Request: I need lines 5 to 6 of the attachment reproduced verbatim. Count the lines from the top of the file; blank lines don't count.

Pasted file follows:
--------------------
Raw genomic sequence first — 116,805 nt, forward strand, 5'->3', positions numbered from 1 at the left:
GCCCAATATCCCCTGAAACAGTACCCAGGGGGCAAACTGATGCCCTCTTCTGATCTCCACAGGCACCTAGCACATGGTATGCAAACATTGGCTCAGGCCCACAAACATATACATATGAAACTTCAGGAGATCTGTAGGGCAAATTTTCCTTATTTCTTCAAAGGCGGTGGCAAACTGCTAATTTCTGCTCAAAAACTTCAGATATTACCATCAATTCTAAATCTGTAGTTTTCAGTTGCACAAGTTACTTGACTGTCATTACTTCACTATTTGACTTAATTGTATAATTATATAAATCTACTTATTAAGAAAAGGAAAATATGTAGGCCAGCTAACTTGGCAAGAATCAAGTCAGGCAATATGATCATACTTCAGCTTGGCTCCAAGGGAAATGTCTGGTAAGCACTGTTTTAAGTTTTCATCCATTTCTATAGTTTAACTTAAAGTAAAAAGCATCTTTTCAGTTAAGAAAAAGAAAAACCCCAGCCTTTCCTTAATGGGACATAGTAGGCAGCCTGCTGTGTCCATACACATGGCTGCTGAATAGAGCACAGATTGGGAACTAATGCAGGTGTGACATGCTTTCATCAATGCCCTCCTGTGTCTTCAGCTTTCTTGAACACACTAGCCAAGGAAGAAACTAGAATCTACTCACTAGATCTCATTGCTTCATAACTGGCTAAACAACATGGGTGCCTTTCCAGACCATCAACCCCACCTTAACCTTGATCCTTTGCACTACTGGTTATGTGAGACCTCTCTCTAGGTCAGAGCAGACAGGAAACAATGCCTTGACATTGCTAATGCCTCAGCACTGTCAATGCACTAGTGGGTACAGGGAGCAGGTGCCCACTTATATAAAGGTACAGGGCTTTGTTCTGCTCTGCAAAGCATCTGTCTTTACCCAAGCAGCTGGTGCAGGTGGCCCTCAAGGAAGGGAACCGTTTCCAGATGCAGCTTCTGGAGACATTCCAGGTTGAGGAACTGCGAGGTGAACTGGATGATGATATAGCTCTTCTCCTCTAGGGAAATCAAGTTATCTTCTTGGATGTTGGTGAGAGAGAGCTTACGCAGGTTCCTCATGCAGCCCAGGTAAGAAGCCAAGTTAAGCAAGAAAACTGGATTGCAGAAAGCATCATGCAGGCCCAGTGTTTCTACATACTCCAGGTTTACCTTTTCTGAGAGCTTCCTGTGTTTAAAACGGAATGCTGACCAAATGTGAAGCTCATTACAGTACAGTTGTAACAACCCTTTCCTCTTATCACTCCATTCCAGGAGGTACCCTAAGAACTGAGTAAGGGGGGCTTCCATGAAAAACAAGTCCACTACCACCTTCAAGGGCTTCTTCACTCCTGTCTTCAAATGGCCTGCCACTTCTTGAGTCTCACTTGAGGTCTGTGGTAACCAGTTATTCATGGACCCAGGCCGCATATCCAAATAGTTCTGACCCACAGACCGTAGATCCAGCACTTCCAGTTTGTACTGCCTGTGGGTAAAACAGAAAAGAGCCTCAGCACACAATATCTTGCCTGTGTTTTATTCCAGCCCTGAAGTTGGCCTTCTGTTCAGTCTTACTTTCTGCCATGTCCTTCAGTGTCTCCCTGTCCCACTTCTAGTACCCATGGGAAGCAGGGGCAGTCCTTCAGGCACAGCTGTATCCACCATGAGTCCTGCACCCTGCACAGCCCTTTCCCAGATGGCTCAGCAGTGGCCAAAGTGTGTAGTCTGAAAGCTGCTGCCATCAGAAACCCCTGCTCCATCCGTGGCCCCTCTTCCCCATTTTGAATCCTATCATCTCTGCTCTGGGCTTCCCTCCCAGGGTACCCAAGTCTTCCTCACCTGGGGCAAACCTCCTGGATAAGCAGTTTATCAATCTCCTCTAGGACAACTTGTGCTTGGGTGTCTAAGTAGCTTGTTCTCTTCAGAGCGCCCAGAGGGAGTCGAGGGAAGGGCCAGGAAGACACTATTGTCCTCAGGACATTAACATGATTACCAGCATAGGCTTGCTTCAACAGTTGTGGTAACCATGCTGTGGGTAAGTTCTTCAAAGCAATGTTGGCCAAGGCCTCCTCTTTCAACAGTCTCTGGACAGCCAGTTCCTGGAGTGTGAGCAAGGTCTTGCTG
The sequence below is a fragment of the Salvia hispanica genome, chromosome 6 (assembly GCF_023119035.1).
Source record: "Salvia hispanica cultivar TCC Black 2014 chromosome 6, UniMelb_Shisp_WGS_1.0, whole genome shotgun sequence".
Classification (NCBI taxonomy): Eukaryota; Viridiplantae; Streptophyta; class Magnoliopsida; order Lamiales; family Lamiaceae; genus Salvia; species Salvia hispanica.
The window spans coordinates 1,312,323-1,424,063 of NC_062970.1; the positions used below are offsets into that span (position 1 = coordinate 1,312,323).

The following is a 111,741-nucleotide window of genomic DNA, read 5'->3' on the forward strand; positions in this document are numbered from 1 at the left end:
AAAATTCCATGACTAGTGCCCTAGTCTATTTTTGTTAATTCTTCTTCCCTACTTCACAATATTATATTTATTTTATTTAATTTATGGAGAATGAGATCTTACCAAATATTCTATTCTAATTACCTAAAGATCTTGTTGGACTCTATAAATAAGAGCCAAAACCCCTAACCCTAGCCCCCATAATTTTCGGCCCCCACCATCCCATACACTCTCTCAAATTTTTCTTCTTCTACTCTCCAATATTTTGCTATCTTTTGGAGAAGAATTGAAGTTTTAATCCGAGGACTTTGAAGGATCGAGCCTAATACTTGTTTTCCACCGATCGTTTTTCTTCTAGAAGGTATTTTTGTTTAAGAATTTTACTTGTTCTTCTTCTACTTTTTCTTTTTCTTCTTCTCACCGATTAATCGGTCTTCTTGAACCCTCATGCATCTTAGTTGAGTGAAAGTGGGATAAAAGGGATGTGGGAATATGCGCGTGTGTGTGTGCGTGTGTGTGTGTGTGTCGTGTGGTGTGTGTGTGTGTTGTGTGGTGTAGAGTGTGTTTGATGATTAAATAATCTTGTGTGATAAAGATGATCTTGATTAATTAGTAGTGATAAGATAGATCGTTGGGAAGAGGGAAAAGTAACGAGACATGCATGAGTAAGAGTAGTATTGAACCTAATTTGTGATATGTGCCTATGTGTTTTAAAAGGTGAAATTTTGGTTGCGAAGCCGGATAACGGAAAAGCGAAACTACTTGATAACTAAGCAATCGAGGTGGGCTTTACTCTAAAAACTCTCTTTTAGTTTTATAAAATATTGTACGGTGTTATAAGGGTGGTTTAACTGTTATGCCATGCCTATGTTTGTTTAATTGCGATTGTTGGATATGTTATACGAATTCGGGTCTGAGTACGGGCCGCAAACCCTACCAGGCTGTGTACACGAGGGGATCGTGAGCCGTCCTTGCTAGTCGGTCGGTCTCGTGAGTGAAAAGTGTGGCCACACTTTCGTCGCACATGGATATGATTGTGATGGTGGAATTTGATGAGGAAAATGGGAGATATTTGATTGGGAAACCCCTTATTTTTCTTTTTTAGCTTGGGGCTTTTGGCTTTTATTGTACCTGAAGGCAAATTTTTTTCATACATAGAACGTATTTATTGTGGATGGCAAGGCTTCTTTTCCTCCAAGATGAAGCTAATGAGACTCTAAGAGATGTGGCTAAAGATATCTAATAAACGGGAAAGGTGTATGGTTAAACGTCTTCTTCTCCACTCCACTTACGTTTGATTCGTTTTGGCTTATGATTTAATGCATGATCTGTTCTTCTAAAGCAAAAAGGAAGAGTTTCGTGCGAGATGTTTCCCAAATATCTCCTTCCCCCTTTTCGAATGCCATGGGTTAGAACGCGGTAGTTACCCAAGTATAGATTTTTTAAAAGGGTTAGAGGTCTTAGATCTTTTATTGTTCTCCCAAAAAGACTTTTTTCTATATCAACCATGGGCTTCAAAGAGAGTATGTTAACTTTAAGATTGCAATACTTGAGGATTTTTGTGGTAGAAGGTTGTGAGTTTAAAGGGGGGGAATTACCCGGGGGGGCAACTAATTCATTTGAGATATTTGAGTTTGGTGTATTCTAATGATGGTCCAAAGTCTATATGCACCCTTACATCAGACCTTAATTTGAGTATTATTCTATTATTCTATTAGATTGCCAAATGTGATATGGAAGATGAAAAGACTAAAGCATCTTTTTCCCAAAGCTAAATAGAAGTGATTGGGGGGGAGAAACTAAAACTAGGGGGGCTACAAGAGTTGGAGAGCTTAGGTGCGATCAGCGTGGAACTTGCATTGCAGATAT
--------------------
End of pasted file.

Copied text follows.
Classification (NCBI taxonomy): Eukaryota; Viridiplantae; Streptophyta; class Magnoliopsida; order Lamiales; family Lamiaceae; genus Salvia; species Salvia hispanica.
The window spans coordinates 1,312,323-1,424,063 of NC_062970.1; the positions used below are offsets into that span (position 1 = coordinate 1,312,323).